New BBC1 drama ‘You Don’t Know Me’
Sunday:You Don’t Know Me; (BBC1, 9pm)
Showtrial came to an end last week, but the BBC is bringing us another drama that asks the audience to decide if the suspect in a murder case is guilty.
However, it’s clear from the beginning that You Don’t Know Me is taking a very different approach to its predecessor in the Sunday-night slot.
It begins with Hero (Samuel Adewunmi), a young man from South London, who is in the dock for murder. The prosecution barrister’s closing argument sounds damning, but Hero still takes the brave decision to fire his legal representation and deliver his own speech. He tells the jury he is innocent and starts to share his account of how a law-abiding car salesman came to be in the frame for a very serious crime.
The drama has been adapted from Imran Mahmood’s bestselling novel, and the author explains that while it isn’t based on a true story, it does try to capture what it is like to find yourself on trial.
The novelist, who is himself a barrister specialising in criminal law, explains: “You Don’t Know Me is a story told by a defendant in a dock, giving a speech to the jury. He is one of the thousands of young men, strangers to privilege and opportunity, who are caught in the net of the criminal justice system each year. For those young men, the court is a system designed to deal with them but not to communicate with them. Not to understand them.”
He adds: “This story although fiction, hopes to reproduce the feeling that many defendants have when they are in court – which is one of being in enemy territory. As a defendant, you sit in a highly charged place and let complex and obtuse arguments of law wash over you. You aren’t required to participate. You aren’t required even to understand. And to make matters worse when you look around the court, you see nothing familiar. No faces are faces like yours. You sit there behind glass being managed and processed. Often oblivious. Often deliberately kept that way.”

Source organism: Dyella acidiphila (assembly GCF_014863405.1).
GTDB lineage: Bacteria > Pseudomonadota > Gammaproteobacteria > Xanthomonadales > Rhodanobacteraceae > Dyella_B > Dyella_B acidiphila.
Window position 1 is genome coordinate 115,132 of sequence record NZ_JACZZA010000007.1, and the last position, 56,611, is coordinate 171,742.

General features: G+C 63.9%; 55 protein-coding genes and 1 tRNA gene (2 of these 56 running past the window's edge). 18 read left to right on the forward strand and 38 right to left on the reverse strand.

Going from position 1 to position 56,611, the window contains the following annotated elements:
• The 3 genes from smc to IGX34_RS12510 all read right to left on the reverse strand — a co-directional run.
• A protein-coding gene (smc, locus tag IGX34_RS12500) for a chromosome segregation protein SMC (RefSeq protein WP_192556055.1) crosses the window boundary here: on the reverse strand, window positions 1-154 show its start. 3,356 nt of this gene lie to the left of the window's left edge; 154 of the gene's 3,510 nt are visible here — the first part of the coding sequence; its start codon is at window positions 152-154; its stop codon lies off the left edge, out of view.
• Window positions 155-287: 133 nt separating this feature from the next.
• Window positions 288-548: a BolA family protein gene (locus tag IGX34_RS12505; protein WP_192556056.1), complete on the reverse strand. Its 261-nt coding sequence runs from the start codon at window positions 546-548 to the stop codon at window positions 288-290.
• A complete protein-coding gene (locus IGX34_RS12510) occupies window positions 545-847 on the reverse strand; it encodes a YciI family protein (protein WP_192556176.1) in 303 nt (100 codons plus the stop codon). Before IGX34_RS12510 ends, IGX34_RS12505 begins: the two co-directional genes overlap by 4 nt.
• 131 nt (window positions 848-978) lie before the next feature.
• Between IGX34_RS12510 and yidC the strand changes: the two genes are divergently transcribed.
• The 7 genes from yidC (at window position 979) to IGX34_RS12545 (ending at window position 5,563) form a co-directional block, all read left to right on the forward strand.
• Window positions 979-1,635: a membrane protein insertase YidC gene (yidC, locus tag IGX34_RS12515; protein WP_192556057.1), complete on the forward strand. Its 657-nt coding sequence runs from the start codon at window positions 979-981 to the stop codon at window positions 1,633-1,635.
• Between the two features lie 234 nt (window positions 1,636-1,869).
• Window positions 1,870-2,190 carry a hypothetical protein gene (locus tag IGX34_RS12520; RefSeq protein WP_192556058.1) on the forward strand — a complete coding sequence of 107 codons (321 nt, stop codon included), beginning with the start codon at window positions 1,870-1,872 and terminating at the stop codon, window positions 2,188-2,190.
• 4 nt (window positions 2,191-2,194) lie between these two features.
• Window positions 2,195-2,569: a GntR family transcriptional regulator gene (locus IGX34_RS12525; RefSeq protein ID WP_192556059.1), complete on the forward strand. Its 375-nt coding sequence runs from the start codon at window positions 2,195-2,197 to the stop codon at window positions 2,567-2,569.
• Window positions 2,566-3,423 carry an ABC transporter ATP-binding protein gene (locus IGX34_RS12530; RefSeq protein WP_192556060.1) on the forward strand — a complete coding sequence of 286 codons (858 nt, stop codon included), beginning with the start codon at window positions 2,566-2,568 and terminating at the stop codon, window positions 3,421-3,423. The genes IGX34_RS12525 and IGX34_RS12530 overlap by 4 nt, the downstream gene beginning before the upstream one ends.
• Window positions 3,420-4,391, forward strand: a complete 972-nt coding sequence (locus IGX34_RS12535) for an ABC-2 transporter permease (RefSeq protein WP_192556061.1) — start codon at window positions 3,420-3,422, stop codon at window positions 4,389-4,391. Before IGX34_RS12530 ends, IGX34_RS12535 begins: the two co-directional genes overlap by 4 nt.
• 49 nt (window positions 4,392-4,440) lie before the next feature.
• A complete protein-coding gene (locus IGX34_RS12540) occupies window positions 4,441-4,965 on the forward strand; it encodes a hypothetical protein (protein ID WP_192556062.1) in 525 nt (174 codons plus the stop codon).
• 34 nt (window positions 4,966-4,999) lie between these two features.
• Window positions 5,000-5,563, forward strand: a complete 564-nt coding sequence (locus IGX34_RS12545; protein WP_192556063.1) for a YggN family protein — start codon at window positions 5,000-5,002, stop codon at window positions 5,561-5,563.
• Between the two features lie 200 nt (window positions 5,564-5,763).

However, Hero is taking matters into his own hand. Imran says: “Hero believes that if he can be understood better, he will be treated more fairly. And that maybe is at the heart of the story – to challenge ourselves to know our neighbours better, so that we may better see where and how society fails some people. So, we can see our similarities and close our eyes to the things that divide us.”
As the four-part series progress – the second episode can be seen on Monday – Hero shares the story of how he fell in love with Kyra (Sophie Wilde), a young woman he first meets on the bus. Although he was instantly drawn to her, there were parts of her life that she failed to share with him, and he was drawn into a journey into darkness that put his own life at risk.
It’s a very different story to the one the prosecution is telling, but who will the jury and the viewers believe?
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